Batman: White Knight #8 (DC)



Rating: 5/5 – White Knight or Dark Knight?
by ComicSpectrum reviewer Adam Brunell

We are now at the end of what could be one of my favorite Batman stories out there. Over time there have been many different variations and alternate universe stories around the DC Universe. In a sea of Batman titles, Batman: White Knight rises to the top. In only 8 issues readers are provided with action, drama, comedy and maybe something disturbing to help you not sleep at night.

The concept of this story is as follows: during a heated battle between the Joker and Batman in a medication factory, Batman ends up losing his cool and starts shoving random pills down The Joker’s throat. These pills seem to be the cure to The Joker’s mental disorder, and revert him back to his less insane self, “Jack Napier”. Jack goes on to legally rip apart Gotham and start a task force to bring Batman in, finding all the dirty little secrets hidden away, and proceeds to expose them…well, almost all of them.  The name drop of Jack Napier for Joker pays homage to Tim Burton’s 1989 Batman movie where Jack Nicholson portrayed the disturbed comical criminal. Murphy shows his true Batman fanboy background throughout the series.

Writer/artist Sean Murphy, along with colorist Matt Hollingsworth, gives us this side story of an angrier and out of control Batman. Things go like normal, Batman comes in heavy trying to keep the public safe, everything reads like a normal day in the life of Bruce Wayne, but something is different. Murphy brings rationality and some realism into the story. What most people notice is how Batman causes destruction at times while saving the day, but what happens after all this? Who answers for the destruction by this vigilante, how much does it cost the city, and how does all this weigh on Bruce’s mind? Murphy takes the approach of an analyst and spreads it across 8 delightfully tantalizing issues. Early in the story we find out how Harley Quinn has changed over the years, that she didn’t just start dressing different, she is different. The original Harleen Quinzel ended up leaving an abusive Joker, and in his loss, Joker took some “end of her rope” lookalike and just started treating her like a new Harley. Joker let it sink so far down, that even in his rational state of mind as Jack, he had no clue this had happened. The story goes on to explore Bruce’s family connection to Mr. Freeze, Bruce’s actions pay an ultimate price for his actions towards Alfred, a different spin to Jason Todd’s death is surfaced, and much more.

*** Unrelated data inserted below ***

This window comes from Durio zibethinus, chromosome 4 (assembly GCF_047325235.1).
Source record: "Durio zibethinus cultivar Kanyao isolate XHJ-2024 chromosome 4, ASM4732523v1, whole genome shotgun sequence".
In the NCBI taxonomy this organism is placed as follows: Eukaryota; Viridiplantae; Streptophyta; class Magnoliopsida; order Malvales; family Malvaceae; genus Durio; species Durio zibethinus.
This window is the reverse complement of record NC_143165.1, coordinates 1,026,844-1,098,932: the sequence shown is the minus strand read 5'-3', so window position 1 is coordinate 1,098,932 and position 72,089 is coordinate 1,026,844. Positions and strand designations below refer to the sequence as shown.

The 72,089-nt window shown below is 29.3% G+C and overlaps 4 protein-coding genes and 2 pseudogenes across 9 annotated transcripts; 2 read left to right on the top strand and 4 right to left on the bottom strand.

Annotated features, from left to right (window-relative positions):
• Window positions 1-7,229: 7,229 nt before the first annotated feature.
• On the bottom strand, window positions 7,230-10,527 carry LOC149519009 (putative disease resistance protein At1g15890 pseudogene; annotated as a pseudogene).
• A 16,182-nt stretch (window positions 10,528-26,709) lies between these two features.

The main elements of the series for me were an upset impostor Harley Quinn thinking she can take the Joker’s place, Batman’s out of control antics and family issues, and Jack Napier’s push to take Gotham into the palm of his hand. Everything is on the table, and though it ended with issue 8, the final pages left me as a fan hoping things will continue one day.  From my personal perspective, everything I have ever questioned that stopped me from reading Batman comics over the years, Murphy and Hollingsworth supplied a response that turned my opinion around.  This is definitely a favorite Batman comic I can look at and appreciate, and wish it was more than a limited series.

Reviewed by: Adam Brunell
) By Fans who Love Comics For Fans who Love Comics

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